Pirate 2.0: Fighting Software And Digital Media Piracy
Pirate 2.0 was an update on the Digital Millennium Copyright Act filter, which was initially launched in 2012. The improvements rolled out in October 2014 to devalue pirate sites such as torrent directories and the like in the SERPs. It mainly focused on fighting software and digital media piracy.
What’s It For
The Pirate algorithm was developed to address the issue of piracy. The 2.0 update fine-tuned the signals that the search engine used to detect websites that violated the DMCA and devalue them from the SERPs. The demotion still depended on the valid takedown requests that a domain receives along with other unannounced factors.
However, flagged pages won’t be delisted; only ranked down the results pages. This change makes legitimate and high-quality sources of digital media more visible to users.
These are Google’s anti-piracy principles:
- Offering Better Legitimate Alternatives The team believes that the issue of piracy can be solved by providing more legitimate alternatives to users. These options should be better and more accessible to give the most value for consumers while driving in revenue for the creative industry as a whole.
- Eliminating Rogue Sites at the Source With Google AdSense, the search engine can figure out which websites capitalize on their advertising and payment services. They work on the logical implication that rogue sites are commercial ventures and that cutting off the money supply of these domains will make them cease their operations entirely.
- Investing in Improving Anti-Piracy Solutions Google continues to devote a portion of their resources to develop and improve on anti-piracy solutions. One of which is the more efficient way of processing copyright removal requests. At the time of Pirate 2.0’s release, the team was able to take action on millions of takedowns per week with less than six hours of turnaround time.
- Detecting False Piracy Allegations The search engine also knows that some people will abuse this privilege and fabricate copyright infringement reports against their competitors. Google has put up measures that will correctly evaluate and reject bogus allegations.
- Promoting Transparency through Public Reports The team created a site where they publish the data for copyright removals. You can find information such as the number of links requested to be removed, domains, copyright owners who reported an infringement, and reporting organizations.
What Were Its Effects
Torrent sites got a significant hit with the demotion system of the Pirate 2.0 update. Isohunt.to, 4shared, Filestube, and Dilandau lost organic traffic after the changes rolled out. Autocomplete suggestions and keywords that direct users to this type of websites were also censored such as “download,” “watch,” and “torrent.”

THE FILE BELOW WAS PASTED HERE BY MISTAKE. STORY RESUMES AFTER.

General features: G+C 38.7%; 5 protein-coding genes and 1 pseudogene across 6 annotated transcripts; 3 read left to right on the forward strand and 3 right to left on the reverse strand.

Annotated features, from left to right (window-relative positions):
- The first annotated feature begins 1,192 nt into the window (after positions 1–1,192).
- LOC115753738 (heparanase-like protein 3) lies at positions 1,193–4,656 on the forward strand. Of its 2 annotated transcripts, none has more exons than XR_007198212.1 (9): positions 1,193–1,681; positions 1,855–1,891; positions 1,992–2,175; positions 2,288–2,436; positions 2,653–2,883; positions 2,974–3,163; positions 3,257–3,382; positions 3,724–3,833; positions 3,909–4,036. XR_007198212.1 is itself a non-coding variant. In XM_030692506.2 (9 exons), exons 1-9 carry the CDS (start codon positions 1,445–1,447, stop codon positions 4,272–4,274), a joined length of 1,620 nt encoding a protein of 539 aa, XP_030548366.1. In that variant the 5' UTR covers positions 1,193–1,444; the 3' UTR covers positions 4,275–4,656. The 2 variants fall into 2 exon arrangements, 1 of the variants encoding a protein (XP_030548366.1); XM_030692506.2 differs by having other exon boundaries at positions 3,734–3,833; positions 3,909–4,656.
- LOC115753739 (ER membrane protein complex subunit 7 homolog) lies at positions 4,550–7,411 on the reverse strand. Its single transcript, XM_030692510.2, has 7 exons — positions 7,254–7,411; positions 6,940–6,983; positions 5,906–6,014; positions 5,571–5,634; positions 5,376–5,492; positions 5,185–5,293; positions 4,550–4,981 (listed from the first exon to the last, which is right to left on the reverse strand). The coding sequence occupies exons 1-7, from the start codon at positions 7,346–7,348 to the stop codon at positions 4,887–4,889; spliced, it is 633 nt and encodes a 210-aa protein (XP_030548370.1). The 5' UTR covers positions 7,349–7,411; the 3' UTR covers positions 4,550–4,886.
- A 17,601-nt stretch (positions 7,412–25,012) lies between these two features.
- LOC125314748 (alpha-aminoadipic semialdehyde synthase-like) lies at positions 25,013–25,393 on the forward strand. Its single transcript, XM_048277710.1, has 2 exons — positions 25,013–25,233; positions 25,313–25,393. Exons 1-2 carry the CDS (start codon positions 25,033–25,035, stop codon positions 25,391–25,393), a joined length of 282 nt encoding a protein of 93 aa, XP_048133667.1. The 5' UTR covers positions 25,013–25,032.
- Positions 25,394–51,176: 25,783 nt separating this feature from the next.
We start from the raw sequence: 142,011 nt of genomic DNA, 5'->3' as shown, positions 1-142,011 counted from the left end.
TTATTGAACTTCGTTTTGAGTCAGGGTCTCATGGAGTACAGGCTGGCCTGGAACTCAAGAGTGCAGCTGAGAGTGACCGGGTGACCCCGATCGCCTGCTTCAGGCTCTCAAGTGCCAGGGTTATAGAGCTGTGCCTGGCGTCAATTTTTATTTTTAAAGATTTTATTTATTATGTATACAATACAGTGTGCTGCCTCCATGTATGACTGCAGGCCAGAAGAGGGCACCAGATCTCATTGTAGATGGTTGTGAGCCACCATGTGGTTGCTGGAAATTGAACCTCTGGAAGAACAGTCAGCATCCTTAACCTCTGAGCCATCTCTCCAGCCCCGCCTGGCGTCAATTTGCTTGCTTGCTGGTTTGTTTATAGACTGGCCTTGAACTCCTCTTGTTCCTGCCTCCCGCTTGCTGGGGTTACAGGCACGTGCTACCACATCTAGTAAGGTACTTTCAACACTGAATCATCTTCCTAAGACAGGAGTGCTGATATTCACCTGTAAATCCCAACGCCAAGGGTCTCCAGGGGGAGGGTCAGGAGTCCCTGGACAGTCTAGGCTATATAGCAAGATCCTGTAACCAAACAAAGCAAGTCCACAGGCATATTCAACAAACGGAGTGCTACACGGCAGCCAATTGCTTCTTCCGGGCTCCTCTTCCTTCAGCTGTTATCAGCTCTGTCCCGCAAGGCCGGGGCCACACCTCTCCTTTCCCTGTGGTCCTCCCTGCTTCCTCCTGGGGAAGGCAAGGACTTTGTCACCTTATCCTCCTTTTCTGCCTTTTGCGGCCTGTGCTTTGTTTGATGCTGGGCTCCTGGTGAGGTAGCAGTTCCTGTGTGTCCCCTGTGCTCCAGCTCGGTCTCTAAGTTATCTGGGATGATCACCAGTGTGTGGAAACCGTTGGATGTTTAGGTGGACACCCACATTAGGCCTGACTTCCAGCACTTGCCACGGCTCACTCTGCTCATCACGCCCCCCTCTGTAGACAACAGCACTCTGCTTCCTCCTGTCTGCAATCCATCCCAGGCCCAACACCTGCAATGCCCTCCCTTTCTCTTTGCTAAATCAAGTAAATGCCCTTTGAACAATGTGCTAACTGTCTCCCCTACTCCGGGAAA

Meanwhile, Torrent Freak reported that The Pirate Bay, a prominent torrent site, wasn’t worried about this development since most of their users don’t come from the search engine. They actually believe that more people will visit their website directly.
Moreover, IsoHunt’s Gary Fung noted that YouTube probably was exempted from the demotion even when the platform has also received a considerable amount of takedown requests. He mentioned that it didn’t seem to promote fair competition for similar channels.
What It Means for You
Pirate 2.0 is a pretty significant update, but also very specific. It only targeted websites that explicitly promoted pirated content such as torrent sites. Generally, most webmasters didn’t feel any impact on their rankings unless they scraped content from other sources.
Google has since been more stringent in ensuring that content and the revenue that it entails are credited to the creators themselves instead of pirates. If you’ve been doing ethical practices with this, you don’t have to worry.
One legitimate concern arose from sites that hosted user-generated content. What you can do is to designate a DMCA agent which helps you monitor copyright removal requests. This service is essential nowadays since you can’t claim protection if pirated content is posted on your domain whether or not you knew it was published; even something as seemingly inconsequential as a brand logo in the comments section can be a liability to your website.
If you haven’t done so already, you should also create an account with Google Webmaster Tools to get support for your website. The service has a feature that alerts you to any takedown requests filed against your site and prepares for counter-notices if necessary.
The inability to file a counter against infringement allegations when you aren’t doing anything wrong can harm your website and brand’s reputation. It affects not just your rankings in the SERPs but on how users perceive your credibility and trustworthiness.